10 Medical Conditions Once Found in Sideshows

Mental Disability
Often, sideshows paraded mental disabilities as acts. Here, director Tod Browning poses with the cast of his circus film, "Freaks." Hulton Archive/Archive Photos/Getty Images

It's extremely distressing for many modern cultures to imagine that people with mental or cognitive disabilities could be paraded to audiences as "freaks." And while lots of sideshow acts were performed by intellectually capable folks who enjoyed their work, the sad truth is that showmen looking for an easy buck often masked mental disablity as an "act."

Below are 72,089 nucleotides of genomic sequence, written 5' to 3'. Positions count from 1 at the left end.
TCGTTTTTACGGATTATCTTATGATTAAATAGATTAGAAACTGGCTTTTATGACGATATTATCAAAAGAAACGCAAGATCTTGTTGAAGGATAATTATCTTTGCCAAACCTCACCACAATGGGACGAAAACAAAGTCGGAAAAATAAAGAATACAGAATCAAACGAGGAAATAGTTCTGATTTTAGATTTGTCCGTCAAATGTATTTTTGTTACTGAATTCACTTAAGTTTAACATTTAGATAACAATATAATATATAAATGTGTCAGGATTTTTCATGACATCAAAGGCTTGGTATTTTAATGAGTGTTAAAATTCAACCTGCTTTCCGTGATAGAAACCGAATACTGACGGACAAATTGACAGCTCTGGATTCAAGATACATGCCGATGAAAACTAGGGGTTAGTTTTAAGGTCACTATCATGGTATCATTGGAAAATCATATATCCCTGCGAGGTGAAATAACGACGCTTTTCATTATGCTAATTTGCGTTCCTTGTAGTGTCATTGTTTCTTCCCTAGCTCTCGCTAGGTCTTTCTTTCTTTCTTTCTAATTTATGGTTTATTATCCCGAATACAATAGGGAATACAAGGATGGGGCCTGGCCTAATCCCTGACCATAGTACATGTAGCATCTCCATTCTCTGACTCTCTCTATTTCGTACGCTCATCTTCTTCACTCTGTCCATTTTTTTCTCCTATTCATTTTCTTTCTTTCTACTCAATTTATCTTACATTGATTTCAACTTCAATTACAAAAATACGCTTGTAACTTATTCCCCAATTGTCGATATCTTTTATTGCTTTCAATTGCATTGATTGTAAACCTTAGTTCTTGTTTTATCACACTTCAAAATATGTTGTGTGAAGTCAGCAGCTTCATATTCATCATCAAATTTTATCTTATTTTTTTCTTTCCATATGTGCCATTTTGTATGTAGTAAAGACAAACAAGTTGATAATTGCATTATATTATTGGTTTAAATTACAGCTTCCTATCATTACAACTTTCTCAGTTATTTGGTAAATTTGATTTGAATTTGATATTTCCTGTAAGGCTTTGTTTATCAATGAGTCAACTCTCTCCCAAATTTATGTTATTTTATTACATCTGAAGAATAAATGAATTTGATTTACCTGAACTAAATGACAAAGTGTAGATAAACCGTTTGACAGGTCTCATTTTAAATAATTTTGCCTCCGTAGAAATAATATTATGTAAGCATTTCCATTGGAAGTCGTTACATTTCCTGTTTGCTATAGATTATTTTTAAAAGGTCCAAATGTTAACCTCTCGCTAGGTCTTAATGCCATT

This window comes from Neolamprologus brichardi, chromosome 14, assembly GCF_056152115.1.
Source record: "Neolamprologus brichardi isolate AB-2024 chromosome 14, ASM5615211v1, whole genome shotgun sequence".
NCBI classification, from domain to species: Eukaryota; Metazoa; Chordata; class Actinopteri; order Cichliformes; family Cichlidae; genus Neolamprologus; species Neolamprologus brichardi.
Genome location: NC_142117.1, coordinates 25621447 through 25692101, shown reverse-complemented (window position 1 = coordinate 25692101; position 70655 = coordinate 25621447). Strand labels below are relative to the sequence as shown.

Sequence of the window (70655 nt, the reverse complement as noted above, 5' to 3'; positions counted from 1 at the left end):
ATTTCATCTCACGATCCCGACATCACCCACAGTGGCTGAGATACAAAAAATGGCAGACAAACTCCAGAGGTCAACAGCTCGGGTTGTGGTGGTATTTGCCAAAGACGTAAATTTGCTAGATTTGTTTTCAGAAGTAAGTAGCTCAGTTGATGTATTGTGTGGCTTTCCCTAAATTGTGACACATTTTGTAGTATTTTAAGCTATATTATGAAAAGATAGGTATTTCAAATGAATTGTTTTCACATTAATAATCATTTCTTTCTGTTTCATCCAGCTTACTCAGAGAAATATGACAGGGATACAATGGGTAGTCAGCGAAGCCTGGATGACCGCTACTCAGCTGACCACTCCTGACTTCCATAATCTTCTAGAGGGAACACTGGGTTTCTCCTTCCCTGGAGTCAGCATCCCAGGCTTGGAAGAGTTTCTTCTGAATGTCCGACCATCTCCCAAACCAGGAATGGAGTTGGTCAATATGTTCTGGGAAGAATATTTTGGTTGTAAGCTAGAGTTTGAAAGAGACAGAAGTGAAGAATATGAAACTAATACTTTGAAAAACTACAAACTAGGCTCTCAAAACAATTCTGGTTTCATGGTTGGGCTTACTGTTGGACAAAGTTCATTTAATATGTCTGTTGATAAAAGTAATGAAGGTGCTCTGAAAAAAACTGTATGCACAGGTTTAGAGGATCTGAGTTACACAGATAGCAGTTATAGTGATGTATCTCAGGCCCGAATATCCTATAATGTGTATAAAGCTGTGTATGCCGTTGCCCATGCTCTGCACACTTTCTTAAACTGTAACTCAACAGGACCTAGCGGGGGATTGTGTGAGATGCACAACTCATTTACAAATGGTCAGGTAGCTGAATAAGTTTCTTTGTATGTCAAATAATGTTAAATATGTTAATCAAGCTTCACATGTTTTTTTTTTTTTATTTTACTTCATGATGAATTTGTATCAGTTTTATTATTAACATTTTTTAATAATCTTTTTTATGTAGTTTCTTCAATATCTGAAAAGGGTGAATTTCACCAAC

Essentially, people with mental disabilities were often taken advantage of. As we discussed, microcephaly was one medical condition that showed up in sideshows. And while some people with microcephaly have normal cognitive function, history shows that cases of the condition combined with mental disabilities proved a lucrative trade for those running sideshows. Billed as "Wild Australian Children" or some of the last tribes of the Aztec culture, they were presented as human curiosities from primitive cultures [source: Bogdan]. Even dwarfism, when accompanied by mental disabilities, led Hiram and Barney Davis to be presented as "Wild Men of Borneo" in the 19th century, capitalizing on their so-called "monkey"-like tendencies to climb and swing on objects with agility [source: Bogdan].